“Wait, those are the actual Beatles?” she asked. “I thought those were actors.” Because they have taken on mythic proportions. She took a class on the Beatles in middle school.
But no, they were real Beatles and actual people trying to perform a difficult task in a tight time frame. Like lots of us do. They were very close friends but life was pulling them away from each other, as life does, especially to bands. They knew each other and loved each other and bothered each other. I think a lot of us have been there, even if we aren’t likely to write “Let It Be” in such a situation.
And so, when it comes to mental health issues, none of us are extraordinary. We all have the potential to struggle, whether it’s you or me or those other guys. And we all have the potential to create something greater than ourselves by connecting with other people. Maybe you and I can’t write “The Long and Winding Road” but we could probably at least write “Her Majesty”.
Well, maybe not. But we could write something.
Does depression cause social media use which causes depression which then causes, etc.
One review highlighted a study that found using the internet to communicate and play games for more than 4 hours a day predicts depressive symptoms 1 year later. The research also found that depressive symptoms predict increased internet use and decreased participation in nonscreen activities.
The article cautions that in most similar studies, the state of mind of the subjects is self-reported and that those symptoms may be very different from what is observed by researchers. So it’s hard to say.
And then there’s the chicken-and-egg situation of what’s causing what:
The researchers say that due to the observational nature of their study, they cannot ascertain why social media use may have links to depression. However, they identify possible mechanisms.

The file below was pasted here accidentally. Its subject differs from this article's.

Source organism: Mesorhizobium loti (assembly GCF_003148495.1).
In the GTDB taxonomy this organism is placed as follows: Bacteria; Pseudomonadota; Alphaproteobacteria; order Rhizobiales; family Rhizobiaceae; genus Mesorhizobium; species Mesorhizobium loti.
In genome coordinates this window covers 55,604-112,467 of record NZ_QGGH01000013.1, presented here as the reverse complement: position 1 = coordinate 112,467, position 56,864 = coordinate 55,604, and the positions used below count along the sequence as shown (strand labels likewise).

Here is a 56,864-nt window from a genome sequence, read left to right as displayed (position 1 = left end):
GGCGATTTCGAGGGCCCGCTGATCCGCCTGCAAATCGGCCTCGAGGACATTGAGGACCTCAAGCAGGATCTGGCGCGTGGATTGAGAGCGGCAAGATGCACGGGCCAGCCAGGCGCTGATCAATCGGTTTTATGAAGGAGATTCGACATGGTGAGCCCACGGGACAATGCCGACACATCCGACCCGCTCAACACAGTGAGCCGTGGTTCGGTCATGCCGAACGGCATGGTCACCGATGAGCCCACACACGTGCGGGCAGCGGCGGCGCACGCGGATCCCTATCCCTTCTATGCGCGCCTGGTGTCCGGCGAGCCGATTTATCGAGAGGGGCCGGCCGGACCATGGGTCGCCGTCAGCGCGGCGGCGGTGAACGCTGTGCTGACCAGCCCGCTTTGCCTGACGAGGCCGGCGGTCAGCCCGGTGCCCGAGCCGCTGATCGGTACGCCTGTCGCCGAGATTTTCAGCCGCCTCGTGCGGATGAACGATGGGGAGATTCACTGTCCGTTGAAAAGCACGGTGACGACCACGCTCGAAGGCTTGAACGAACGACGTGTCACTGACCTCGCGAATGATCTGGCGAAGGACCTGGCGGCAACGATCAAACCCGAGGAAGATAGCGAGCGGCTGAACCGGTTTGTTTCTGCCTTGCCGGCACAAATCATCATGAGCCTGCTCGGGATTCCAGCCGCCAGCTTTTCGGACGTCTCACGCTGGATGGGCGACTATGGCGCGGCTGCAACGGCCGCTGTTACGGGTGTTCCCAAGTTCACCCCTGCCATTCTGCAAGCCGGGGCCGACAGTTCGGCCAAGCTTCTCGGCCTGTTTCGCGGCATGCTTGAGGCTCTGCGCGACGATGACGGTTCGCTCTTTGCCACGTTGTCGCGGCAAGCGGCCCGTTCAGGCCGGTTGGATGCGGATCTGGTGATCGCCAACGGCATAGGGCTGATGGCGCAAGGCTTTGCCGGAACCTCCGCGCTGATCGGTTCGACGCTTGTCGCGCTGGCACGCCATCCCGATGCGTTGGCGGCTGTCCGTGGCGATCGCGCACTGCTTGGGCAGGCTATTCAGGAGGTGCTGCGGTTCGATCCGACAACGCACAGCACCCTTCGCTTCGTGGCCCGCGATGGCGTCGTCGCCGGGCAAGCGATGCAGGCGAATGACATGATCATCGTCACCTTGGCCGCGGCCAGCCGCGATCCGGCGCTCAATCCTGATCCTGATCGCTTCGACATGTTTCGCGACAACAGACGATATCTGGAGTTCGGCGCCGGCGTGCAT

“One possible explanation for our results is that people who are at risk for depression, even if they’re not currently depressed, are more likely to use social media,” Roy H. Perlis, M.D., M.Sc., lead author of the study, told Medical News Today.
“Another is that social media actually contributes to that increased risk. With our study design, we can’t distinguish between the two. What we can exclude is the possibility that depressed people are more likely to report social media use, which was a limitation of some previous studies,” he added.
I’ve ended up talking about grief more than I expected to in my mental health work. It’s not really a disorder, after all, it’s an emotion. It’s a response. And it can be so incredibly painful that it can feel like something must be wrong, must be broken within you. But recent conversations with people like Ivan Maisel and Megan Devine have taught me that grief and love are very closely linked and also that there’s no such thing as a “wrong” way to be during this time.
Andrew Garfield has a beautiful description on Colbert.
I like the Taylor Swift song where she teams up with Haim to kill someone
It’s on her album Outdoor Braids. I can’t remember the name of the album right off the bat so I’m going with what I remember of the cover.
I’m afraid I don’t recreationally listen to a lot of her other music. But I have daughters and they love her and her music and I love that they love it because she’s such a badass.